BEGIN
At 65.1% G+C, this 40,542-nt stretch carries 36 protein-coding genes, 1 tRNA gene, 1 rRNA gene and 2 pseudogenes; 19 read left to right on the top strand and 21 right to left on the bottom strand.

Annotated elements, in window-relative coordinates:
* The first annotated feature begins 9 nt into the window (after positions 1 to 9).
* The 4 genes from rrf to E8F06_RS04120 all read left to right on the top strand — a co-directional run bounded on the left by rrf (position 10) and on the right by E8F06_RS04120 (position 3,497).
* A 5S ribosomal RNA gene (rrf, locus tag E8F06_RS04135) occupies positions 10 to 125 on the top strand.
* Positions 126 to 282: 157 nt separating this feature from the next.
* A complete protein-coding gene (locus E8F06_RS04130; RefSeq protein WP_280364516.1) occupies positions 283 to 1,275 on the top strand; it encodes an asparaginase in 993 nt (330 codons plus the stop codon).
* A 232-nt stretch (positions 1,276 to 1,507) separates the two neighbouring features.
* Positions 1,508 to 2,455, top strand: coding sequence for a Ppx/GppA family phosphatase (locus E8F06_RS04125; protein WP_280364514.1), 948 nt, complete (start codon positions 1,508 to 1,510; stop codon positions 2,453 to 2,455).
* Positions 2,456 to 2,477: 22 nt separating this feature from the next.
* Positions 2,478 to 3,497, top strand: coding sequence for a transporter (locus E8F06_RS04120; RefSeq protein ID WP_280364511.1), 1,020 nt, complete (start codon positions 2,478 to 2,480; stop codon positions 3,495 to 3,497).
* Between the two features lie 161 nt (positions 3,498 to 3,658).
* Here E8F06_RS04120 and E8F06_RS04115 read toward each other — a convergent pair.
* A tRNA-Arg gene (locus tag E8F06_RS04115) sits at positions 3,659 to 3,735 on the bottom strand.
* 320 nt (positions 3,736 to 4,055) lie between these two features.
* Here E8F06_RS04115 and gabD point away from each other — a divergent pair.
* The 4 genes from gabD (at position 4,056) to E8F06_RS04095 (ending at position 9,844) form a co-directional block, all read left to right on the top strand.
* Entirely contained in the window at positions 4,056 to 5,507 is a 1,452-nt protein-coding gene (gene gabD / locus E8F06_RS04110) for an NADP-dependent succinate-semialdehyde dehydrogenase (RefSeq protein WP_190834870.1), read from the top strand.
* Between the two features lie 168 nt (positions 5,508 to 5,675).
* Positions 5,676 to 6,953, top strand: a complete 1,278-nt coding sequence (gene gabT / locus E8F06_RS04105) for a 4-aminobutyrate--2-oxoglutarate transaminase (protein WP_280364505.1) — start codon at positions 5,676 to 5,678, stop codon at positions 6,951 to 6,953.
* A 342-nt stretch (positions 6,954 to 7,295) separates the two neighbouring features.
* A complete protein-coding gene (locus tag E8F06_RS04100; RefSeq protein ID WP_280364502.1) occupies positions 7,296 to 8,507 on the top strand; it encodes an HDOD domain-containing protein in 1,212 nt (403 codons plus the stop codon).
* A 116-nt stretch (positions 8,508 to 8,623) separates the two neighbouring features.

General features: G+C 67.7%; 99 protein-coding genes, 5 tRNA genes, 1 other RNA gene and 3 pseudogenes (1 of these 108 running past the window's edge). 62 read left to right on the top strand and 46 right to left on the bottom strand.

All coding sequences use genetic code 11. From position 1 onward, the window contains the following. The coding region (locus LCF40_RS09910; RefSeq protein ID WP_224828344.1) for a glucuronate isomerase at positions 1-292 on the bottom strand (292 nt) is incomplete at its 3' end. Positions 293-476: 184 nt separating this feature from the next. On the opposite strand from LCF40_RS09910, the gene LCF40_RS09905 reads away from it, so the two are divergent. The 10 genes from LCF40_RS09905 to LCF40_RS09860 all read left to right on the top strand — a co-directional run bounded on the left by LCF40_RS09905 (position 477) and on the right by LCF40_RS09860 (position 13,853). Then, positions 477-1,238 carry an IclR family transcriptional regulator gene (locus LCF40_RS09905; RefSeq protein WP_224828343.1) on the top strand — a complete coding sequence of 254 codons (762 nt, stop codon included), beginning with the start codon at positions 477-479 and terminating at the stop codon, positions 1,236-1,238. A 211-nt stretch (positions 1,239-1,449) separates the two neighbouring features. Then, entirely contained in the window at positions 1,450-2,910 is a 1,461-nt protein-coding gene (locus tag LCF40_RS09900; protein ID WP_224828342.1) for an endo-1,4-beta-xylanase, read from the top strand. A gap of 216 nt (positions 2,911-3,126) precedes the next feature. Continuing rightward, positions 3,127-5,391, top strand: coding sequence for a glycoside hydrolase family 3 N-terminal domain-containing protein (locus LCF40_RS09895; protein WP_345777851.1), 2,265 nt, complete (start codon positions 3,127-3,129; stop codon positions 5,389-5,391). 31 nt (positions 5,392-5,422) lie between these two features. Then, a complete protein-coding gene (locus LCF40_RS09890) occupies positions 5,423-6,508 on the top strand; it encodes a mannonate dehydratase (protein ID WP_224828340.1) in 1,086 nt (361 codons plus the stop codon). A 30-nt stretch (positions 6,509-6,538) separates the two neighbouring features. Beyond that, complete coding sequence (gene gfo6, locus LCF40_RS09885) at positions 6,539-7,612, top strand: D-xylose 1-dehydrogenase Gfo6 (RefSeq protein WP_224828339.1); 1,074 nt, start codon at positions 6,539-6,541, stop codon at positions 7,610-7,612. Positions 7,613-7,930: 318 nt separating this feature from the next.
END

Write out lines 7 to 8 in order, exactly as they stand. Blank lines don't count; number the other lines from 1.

* A complete protein-coding gene (locus E8F06_RS04130; RefSeq protein WP_280364516.1) occupies positions 283 to 1,275 on the top strand; it encodes an asparaginase in 993 nt (330 codons plus the stop codon).
* A 232-nt stretch (positions 1,276 to 1,507) separates the two neighbouring features.